Enter the Void – Review

25 Sep

There are plenty of movies out there that are completely unique and provide the viewer with a different sort of experience. This is normally done through narrative tricks or special visual effects to really separate itself from other movies. In my opinion, there has never been a film as different and inventive than Gaspar Noé’s Enter the Void, a film that he calls a “psychedelic melodrama” that seems to defy all conventions of film making and takes a different approach at an art form that seems to have seen it all.

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Oscar (Nathaniel Brown) is a small time drug dealer and junkie who lives in Tokyo and mingles with the other assorted junkies and dealers. He shares an apartment with his sister, Linda (Paz de la Huerta), and shares a very special connection with her. One night, after trying to complete a deal with an old friend, the police burst in and shoot Oscar. What follows is Oscar’s consciousness or soul leaving his body and flying over the neon world of Tokyo, examining his past, and observing the lives of others that have been affected by his death with the ultimate goal of achieving some sort of resurrection.

The way Gaspar Noé tells the story in Enter the Void is unlike anything I have ever seen. The movie’s psychedelic mayhem begins right with the opening titles that shock the viewers mind like a defibrillator. Once the titles end, it is strangely calm and the next odd choice by Noé is to have the first half hour completely in a first person POV of Oscar. After he is shot, we travel with him out of his body to experience his life flashing before our eyes and also see the effects of his own death. In this way, the film is still first person, but it’s a strange trip flying over the neon hell of Tokyo.

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Where a lot of film makers use CGI as a crutch and a tool to draw in audiences to see spectacular things, the CGI in Enter the Void is for a much more visceral experience. A large part of the story is the usage and effects of a drug/chemical called DMT, which is released by the brain en masse to a dying individual or to the user of the street drug. The effects of this is a vibrant, colorful visual experience which is recreated with the sights and sounds of Enter the Void. As a result, this is a very colorful movie at times, only to be momentarily defeated by the grime and darkness of the deepest alleys of Tokyo. It’s a beautiful contrast, but certainly not the only unbelievable part of this film.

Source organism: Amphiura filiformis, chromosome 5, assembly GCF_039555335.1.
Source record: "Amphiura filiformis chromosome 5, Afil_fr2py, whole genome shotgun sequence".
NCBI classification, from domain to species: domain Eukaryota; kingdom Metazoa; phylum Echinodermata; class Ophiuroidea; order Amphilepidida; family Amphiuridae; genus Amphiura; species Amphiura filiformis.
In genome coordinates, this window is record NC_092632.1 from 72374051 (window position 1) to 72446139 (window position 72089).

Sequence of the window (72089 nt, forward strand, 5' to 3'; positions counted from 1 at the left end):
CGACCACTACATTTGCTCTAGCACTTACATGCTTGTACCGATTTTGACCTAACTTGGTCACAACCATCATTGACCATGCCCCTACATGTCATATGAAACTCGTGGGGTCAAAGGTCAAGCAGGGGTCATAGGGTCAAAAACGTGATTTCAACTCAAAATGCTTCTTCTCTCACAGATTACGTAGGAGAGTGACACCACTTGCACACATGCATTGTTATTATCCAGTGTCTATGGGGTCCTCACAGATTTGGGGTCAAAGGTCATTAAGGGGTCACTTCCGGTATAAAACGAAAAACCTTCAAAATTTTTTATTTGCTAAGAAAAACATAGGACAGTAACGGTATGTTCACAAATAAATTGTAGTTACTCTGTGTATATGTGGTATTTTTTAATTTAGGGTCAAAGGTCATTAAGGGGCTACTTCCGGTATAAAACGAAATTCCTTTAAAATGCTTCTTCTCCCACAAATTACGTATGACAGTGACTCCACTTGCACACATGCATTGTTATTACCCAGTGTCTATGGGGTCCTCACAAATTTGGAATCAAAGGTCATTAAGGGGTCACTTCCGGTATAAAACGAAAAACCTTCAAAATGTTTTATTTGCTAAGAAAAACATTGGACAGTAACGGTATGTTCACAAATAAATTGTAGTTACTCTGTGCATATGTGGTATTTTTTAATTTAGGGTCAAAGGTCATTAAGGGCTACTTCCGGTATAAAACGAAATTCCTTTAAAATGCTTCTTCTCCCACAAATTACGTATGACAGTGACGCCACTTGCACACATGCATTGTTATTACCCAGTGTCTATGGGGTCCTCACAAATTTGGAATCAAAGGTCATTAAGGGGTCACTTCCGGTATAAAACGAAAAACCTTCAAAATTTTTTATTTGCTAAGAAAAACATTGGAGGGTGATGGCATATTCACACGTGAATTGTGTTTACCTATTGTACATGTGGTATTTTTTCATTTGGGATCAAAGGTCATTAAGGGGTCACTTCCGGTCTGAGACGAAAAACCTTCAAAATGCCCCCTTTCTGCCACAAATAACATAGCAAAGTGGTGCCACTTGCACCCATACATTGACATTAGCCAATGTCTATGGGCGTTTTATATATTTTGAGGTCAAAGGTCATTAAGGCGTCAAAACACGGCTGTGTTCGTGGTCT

Fortunately, this Noé did not rely on visuals alone to make this movie compelling. The story and theme of the whole things made me revert into my own psyche and think about everything I believe is to be possible after we die. The thought of death is frightening, to simply not exist anymore, and there are so many thoughts as to what happens after our life ends. In Enter the Void, we are presented with one of the thoughts and is put on screen. It’s hallucinatory and even though the themes might be beyond our understanding, it’s still a deeply personal journey.

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This movie has polarized audiences since it was shown on the festival circuit, and was hurt a little after it’s poor box office return. This isn’t a mindless piece of entertainment. It is an art film through and through that really makes you think. I know I say that a lot, but it’s been about a week since I watched this and it’s still fresh in my mind. I can not recommend Enter the Void enough.

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